Wilder Penfield – charting the brain’s unknown territory

Neurophilosophy has a stimulating article on Wilder Penfield, the legendary Canadian neurosurgeon who pionered neuropsychological studies on the awake patient during brain surgery.

Penfield is most famous for his experiments where he electrically stimulated the brain of patients who had part of their skull removed during surgery to record what thoughts, behaviours and sensations arose from the excitation of specific parts of the cortex.

This research is still being done in modern times. My favourite is a 1991 study on electrical stimulation of the supplementary motor area SMA) by (no laughing now) Fried and colleagues.

What is most fascinating is that they found electrical stimulation could trigger the urge to movement or the expactation that a movement might occur, without triggering any movement itself. This stretched from quite vague feelings such as the “need to do something with right
hand” to very specific movement intentions such as the “urge to move right thumb and index finger”.

The gripping and typically well-researched Neurophilosophy article takes us right into the middle of one of these experiments performed by Penfield, and goes on to explain how his work became so influential in science and medicine.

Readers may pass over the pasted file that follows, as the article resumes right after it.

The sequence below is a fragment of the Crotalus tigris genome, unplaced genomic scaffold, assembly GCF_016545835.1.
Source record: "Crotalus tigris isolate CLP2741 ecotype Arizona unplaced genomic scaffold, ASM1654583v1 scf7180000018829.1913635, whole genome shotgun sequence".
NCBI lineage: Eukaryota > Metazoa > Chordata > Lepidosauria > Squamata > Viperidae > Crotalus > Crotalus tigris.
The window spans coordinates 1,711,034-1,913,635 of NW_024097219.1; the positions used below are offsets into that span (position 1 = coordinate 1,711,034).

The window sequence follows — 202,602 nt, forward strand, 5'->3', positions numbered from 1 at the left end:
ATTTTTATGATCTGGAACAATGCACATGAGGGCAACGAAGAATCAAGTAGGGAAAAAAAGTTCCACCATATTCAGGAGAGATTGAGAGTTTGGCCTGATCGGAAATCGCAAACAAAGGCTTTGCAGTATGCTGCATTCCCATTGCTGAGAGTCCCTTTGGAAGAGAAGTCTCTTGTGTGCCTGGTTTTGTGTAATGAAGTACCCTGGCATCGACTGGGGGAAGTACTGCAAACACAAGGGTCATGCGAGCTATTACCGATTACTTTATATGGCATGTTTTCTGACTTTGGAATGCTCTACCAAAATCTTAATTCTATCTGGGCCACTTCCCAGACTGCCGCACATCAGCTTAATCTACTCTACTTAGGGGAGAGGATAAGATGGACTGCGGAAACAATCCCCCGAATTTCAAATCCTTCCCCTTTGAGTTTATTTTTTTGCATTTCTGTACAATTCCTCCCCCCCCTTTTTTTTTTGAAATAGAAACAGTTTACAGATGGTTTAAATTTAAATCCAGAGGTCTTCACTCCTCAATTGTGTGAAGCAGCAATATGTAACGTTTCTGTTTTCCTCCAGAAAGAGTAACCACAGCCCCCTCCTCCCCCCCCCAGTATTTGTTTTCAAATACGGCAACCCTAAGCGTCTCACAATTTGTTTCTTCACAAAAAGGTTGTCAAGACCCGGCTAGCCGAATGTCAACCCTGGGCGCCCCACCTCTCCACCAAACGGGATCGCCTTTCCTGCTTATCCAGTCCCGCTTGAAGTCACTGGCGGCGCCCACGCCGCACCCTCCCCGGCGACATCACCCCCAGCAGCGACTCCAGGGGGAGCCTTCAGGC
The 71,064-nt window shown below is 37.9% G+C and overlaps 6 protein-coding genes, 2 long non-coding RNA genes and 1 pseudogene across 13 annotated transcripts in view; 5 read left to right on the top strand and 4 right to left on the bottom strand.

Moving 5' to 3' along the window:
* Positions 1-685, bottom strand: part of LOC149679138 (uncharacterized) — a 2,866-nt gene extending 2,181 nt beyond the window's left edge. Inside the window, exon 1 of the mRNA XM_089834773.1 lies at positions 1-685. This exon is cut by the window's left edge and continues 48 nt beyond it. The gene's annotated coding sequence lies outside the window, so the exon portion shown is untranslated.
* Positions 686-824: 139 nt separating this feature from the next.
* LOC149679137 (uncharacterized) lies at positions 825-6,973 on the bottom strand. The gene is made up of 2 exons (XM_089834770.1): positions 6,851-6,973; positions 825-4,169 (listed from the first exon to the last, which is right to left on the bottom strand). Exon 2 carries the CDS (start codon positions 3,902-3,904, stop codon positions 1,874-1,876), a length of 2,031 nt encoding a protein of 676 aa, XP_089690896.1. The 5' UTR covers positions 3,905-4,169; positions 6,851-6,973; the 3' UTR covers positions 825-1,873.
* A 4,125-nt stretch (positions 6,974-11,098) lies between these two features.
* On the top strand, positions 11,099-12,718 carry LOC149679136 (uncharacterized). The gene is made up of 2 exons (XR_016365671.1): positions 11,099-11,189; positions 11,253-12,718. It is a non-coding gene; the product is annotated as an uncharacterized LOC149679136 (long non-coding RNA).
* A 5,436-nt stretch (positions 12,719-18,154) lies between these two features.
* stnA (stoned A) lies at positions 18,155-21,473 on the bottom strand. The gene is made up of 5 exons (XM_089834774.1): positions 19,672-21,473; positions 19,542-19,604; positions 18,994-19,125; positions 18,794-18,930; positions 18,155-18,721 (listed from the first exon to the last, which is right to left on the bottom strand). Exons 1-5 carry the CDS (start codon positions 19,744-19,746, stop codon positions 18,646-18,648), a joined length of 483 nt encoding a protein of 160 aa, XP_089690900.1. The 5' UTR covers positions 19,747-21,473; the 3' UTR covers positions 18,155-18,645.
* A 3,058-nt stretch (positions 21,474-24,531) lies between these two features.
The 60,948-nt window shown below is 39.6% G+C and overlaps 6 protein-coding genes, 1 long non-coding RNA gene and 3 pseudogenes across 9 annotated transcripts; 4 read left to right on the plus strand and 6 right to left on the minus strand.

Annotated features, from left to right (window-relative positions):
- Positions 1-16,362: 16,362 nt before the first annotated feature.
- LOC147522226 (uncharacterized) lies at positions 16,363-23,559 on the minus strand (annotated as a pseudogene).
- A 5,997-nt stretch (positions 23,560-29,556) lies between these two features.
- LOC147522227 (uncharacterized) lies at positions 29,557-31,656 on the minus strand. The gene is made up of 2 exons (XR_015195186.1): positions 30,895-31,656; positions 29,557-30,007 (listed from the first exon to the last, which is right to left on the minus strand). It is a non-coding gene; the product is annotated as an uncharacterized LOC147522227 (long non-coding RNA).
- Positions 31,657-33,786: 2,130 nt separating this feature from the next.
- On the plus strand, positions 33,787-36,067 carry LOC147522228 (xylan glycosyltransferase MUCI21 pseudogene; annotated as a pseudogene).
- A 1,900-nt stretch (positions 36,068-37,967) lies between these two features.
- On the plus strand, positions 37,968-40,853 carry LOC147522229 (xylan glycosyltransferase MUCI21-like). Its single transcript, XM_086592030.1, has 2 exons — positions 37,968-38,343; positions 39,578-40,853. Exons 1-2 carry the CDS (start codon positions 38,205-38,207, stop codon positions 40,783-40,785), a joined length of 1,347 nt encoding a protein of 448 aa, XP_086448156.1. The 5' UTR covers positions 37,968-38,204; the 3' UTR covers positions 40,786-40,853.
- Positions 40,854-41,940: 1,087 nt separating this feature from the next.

Penfield was a pupil of Harvey Cushing, considered the founder of scientific neurosurgery, who was featured only last week on the same excellent blog.

Unlike Cushing though, who was reknowned for being a bit spiky, Penfield was widely considered to be a warm and friendly individual.

It’s probably the best article on Penfield you’re likely to find on the net, so well worth taking the opportunity of learning more about this key figure in our understanding of the brain.

Link to article ‘Wilder Penfield, Neural Cartographer’.
Link to previous Mind Hacks post on Wilder’s operation on his sister.

One Comment

  1. Posted August 28, 2008 at 6:30 pm | Permalink

    Is true, the article of “Neurophilosophy” is excellent.
    Anyone knows who´s in the footsteps of Cushing, Penfield and the likes in contemporary neurosurgery?


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